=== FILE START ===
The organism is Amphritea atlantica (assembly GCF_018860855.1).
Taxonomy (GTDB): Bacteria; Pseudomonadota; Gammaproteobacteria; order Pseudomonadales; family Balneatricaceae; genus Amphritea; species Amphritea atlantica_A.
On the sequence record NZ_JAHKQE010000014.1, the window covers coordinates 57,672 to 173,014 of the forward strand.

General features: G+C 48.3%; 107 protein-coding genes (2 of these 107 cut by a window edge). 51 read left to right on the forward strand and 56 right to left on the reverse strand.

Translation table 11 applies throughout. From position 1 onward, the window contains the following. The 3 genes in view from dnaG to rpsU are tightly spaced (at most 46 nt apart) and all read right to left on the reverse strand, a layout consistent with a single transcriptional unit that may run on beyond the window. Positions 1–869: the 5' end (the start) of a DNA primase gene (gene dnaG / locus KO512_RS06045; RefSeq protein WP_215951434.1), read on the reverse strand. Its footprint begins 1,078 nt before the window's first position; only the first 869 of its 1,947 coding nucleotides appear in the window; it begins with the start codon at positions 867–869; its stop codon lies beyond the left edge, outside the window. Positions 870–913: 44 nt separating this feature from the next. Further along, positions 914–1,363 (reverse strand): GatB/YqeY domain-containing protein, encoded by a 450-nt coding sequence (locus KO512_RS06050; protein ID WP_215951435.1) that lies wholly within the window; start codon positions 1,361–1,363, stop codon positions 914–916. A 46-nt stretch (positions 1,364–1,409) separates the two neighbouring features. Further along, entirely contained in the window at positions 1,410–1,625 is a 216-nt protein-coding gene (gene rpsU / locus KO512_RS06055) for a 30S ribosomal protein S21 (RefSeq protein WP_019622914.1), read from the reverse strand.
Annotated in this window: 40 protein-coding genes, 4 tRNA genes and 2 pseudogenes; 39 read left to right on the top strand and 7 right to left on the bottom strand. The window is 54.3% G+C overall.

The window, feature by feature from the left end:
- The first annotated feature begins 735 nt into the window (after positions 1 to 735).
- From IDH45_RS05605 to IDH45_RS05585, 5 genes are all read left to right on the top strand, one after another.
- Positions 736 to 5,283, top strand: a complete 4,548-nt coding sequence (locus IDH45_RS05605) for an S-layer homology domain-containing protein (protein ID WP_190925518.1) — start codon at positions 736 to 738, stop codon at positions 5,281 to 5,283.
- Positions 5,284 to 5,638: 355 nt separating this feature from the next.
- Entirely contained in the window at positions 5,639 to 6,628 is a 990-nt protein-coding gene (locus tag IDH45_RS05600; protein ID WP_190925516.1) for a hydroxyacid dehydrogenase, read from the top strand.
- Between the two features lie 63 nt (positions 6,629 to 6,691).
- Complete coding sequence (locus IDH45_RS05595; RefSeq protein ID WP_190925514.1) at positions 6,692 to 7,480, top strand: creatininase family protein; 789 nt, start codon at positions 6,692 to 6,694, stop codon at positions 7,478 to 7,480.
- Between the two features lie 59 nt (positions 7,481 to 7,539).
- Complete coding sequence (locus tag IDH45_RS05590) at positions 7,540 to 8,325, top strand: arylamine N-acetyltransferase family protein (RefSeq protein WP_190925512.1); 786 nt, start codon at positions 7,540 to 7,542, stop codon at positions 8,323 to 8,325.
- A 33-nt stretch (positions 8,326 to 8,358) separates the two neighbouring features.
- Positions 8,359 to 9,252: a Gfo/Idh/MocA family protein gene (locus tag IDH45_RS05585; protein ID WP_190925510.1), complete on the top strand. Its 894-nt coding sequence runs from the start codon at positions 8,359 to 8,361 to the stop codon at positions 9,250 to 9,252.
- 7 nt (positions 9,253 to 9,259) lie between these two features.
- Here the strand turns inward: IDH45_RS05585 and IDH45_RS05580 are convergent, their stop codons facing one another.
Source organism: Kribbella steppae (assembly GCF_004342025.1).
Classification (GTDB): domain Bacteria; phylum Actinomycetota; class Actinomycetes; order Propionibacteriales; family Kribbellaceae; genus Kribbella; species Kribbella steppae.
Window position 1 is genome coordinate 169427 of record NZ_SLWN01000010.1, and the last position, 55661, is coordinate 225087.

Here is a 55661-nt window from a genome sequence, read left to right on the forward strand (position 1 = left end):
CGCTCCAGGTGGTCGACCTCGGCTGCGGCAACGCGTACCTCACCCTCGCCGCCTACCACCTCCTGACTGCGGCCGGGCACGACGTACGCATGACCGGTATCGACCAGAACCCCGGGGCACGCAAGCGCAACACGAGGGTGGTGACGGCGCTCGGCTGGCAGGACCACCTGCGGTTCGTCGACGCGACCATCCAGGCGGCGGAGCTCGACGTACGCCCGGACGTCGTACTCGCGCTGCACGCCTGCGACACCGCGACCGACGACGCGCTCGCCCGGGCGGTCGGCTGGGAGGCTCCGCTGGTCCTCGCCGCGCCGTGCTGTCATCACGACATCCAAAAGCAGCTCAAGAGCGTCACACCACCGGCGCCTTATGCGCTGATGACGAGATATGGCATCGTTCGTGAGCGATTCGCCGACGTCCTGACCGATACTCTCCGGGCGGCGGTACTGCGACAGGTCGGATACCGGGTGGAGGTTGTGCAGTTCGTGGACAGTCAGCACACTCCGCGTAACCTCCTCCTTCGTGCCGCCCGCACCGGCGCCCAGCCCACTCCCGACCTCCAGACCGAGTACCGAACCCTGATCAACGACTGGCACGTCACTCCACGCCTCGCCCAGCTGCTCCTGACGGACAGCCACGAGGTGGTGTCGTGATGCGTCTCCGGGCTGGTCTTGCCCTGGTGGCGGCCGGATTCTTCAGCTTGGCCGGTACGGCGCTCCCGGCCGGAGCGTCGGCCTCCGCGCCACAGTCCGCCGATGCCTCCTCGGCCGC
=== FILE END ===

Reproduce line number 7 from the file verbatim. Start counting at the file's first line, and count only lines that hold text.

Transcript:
The window, feature by feature from the left end: